Artificial intelligence has become a normal part of our lives. It is used in a range of industries, including banking, education, medicine and transportation. It’s also becoming increasingly commonplace in our homes with the use of virtual assistants like Alexa, Siri, and Google Home.
AI was just an idea not so long ago. Now it does everything from diagnosing diseases and detecting fraud to controlling our smart homes. It’s not surprising that people think machines will take over and leave people out of work. However, as we’ll discuss in this post, AI can’t do everything, and there will always be a need for human input. Some research even shows that Europe may be able to boost productivity through AI without negatively affecting employment.
The Limitations of Artificial Intelligence
AI is essentially the programming of machines to think and act like human beings. It adds value to organizations and individuals by adding to the skills people already possess. Computers can complete tasks a lot faster than people, and they can stay focused on one complex or repetitive task much better than humans ever will.
There are advantages to this. However, many people are wary of the widespread deployment of AI. They believe it could become impossible to restrain AI’s disruptive influences, and it could eventually harm individuals. Theoretical physicist Stephen Hawking famously said the development of full AI could end the very existence of mankind while Elon Musk called it “far more dangerous than nukes.”
It is important to note that AI and human input often go hand-in-hand. There have also been occasions on which human beings had to step in after machines weren’t making the best decisions. This shows that AI has limitations, and it is not the answer to every problem.
Machines don’t have thoughts, feelings, ethics, or values, and unless people can codify these in a way computers understand, they won’t learn them. This means that even if any organization relies heavily on AI, it will still need people to apply ethics and real-world knowledge to certain situations. People have wisdom – something which machines have yet to develop. Let’s look at some of the ways in which people and machines work together.
Back in 2016, Harvard pathologists at Harvard Medical School used AI to assist in diagnosing breast cancer. The automatic approach accurately identified cancer cells around 92% of the time, compared to the human scientists who were accurate 96% of the time. However, when the pathologists’ analysis was paired with the AI-powered method, the accuracy rate increased to 99.5%. In this case, errors were reduced considerably when humans became involved.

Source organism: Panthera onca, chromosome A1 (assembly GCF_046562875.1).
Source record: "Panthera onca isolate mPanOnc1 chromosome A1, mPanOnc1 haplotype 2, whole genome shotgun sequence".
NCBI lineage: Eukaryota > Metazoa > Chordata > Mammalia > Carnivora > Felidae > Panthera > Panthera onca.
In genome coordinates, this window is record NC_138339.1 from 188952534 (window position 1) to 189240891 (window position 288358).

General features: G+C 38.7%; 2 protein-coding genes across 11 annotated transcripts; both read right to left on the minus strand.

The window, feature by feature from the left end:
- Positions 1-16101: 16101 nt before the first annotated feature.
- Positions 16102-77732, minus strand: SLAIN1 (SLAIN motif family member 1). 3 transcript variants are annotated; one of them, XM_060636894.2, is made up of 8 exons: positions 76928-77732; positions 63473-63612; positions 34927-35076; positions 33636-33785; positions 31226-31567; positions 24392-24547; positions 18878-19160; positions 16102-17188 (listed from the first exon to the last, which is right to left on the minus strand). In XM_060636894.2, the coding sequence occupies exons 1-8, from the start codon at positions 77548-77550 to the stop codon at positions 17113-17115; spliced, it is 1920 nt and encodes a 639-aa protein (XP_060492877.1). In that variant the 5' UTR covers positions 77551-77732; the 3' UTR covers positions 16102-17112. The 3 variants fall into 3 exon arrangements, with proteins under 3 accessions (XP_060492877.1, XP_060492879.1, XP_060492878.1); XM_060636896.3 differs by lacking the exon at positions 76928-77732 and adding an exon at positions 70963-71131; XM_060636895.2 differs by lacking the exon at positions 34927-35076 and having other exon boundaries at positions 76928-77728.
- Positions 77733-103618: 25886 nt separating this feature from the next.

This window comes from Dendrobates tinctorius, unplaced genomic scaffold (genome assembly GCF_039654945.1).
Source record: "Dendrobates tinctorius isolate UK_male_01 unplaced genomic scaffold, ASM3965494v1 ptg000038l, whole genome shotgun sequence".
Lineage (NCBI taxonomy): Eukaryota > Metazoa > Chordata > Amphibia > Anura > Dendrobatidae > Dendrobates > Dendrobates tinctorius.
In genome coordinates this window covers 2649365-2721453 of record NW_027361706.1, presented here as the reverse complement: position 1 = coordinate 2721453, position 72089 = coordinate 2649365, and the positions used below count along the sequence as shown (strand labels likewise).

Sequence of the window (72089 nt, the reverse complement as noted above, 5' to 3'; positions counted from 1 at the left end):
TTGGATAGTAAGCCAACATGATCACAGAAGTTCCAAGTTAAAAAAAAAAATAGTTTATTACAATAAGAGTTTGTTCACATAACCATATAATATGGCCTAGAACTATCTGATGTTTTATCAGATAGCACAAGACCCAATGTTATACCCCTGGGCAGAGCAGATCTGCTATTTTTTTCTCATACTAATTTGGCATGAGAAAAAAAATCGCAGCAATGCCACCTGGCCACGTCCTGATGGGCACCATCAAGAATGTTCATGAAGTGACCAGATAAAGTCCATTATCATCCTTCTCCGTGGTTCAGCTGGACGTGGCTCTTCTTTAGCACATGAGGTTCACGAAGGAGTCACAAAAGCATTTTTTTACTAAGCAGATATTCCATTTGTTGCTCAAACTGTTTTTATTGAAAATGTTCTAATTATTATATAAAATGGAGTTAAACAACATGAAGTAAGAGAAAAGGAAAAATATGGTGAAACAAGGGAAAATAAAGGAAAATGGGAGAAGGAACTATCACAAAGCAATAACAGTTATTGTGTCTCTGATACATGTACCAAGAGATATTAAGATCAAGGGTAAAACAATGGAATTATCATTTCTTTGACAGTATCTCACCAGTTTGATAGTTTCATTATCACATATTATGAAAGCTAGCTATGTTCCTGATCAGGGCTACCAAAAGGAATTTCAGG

AI is some distance away from being equivalent to the human mind. Artificial intelligence will need human expertise to make sure that it is functioning correctly. It is against this backdrop that Google admitted to allowing workers to listento recordings of conversations users have with Google Assistant. The company said this helped the software to operate in several languages. There have even been reports of startups teaching their workers to behave like robotssince this was cheaper than teaching machines to behave like humans.
Meanwhile, there has been much discussion surrounding social media algorithms. These algorithms help to determine the content each user sees, and in many cases, the posts are in line with our preferences. However, algorithms don’t understand the implications of the posts they recommend. They don’t understand social contexts. When only algorithms were in charge, one report found that controversial posts were getting greater reach because they increased engagement. This content actually helped to spur political divisions, leading Facebook to announce that it would hire human editors to help with content curation.
What AI Means for Workers
People often fear that robots will take over, making many jobs obsolete and leaving millions of workers unemployed. While AI can be deployed in any industry, one area of concern in the United States is the trucking industry. Truckers are a crucial part of the U.S. economy since they transport about 70% of the freight.
In the face of a shortage of truck drivers, these workers make an average annual salary of $53,000. Since companies spend so much on labor costs, many are eager to use autonomous driving. If this became a reality, truckers would be severely disadvantaged since they tend to be older workers without college degrees. They would have limited opportunities for employment.
This doesn’t mean that all hope is lost for mature employees as AI technology continues to improve. Some mature workers could actually benefit. Remember, artificial intelligence is best suited to replace repetitive and mundane tasks. It can’t easily replace mature workers who have spent decades in tech and worked their way up to managerial roles. A human can’t be replaced by a machine in a job that relies on soft skills like empathy, listening, creative thinking, and conflict resolution.
Mature employees know the nuances associated with their role and their industry. This makes them well equipped to handle situations that require the application of institutional knowledge and years of learned experience.
What This Means for Employers
The continued deployment of AI will have implications for employers. However, it’s unlikely that you’ll be able to replace all the humans in your organization. The most likely scenario is that you’ll use AI for repetitive, straightforward tasks while deploying people to work in more nuanced roles. Given what we discussed earlier, you may also want to use both AI and humans for certain tasks. There is no substitute for the wisdom of mature talent. If you need assistance with attracting or retaining mature talent in the age of automation.